For their second trick, the researchers introduced a single base-pair mismatch into the DNA so that, for example, a C was paired up with an A (rather than its normal partner, G). This tweak boosted the molecule’s resistance some 300-fold, probably because it distorts the double helical structure. They could do this easily by connecting only one of DNA’s two strands into the circuit. The second strand - which can either be a perfect match to the first or contain a mismatch - can lift on or off.
Showing the electrical effect of such sequence mismatch and enzyme cutting is the real strength of the experiments, says Danny Porath, of Hebrew University, in Jerusalem, Israel, who has also measured current through DNA. “They play with the parameters and show that conductivity of DNA clearly depends on them, and that’s beautiful,” he says.
Nuckolls is now working to exploit this discovery to detect single nucleotide polymorphisms (SNPs), the one-letter variations in DNA that are linked to, for example, susceptibility to Alzheimer’s, diabetes, and many other major diseases. Nuckolls hopes that his method can be used to identify SNPs more rapidly and with greater sensitivity than existing methods. In such a device, a reference strand of DNA is wired into the circuit and other strands allowed to pair up with it. If the second strand carries a different base at the position of the SNP, this would be enough to trigger a change in the current through a nanoscale circuit, just as the base-pair mismatch did. Nuckolls says that he is already working with electrical engineers to create a sensor that can slot into existing semiconductor chips, making it cheap and readily available. “It’s one of our big focuses, and we’re pretty close,” he says.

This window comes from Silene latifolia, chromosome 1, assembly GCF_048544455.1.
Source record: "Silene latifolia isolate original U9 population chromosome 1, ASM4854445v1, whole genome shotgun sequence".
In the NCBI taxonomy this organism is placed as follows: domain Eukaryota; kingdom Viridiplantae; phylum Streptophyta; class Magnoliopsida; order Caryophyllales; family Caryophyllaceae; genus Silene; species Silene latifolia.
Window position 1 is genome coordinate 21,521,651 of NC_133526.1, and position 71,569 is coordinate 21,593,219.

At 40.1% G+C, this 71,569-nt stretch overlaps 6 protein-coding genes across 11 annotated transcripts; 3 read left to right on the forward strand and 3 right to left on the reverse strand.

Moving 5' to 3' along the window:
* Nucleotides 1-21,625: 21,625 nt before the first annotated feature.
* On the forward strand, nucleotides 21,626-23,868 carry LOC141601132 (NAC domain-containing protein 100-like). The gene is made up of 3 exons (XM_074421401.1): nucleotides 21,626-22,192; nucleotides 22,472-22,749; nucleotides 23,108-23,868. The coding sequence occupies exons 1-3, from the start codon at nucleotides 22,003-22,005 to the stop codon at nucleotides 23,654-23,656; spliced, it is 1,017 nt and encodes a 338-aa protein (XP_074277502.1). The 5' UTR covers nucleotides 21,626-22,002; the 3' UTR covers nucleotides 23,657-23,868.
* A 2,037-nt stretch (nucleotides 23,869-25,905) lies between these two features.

The team is likely to have competition. Late last year, a group led by Wonbong Choi, of Florida International University, in Miami, reported that it had strung 80 base pairs of DNA between two carbon nanotubes and sent current through the DNA. Choi says that he is working to create a sensor that can rapidly reveal the presence of specific genetic sequences–such as the avian influenza virus–by looking at changes in current through the tiny circuit.
Barton, meanwhile, is intent on finding out whether the conductivity of DNA serves any biological purpose in the cell. She has evidence that proteins bound to DNA may detect DNA damage by changes in its electrical properties, perhaps triggering repair of the damage. “We think it’s something nature takes advantage of,” she says. “It’s a radical idea, but I think as we get more and more evidence, the case will be built.”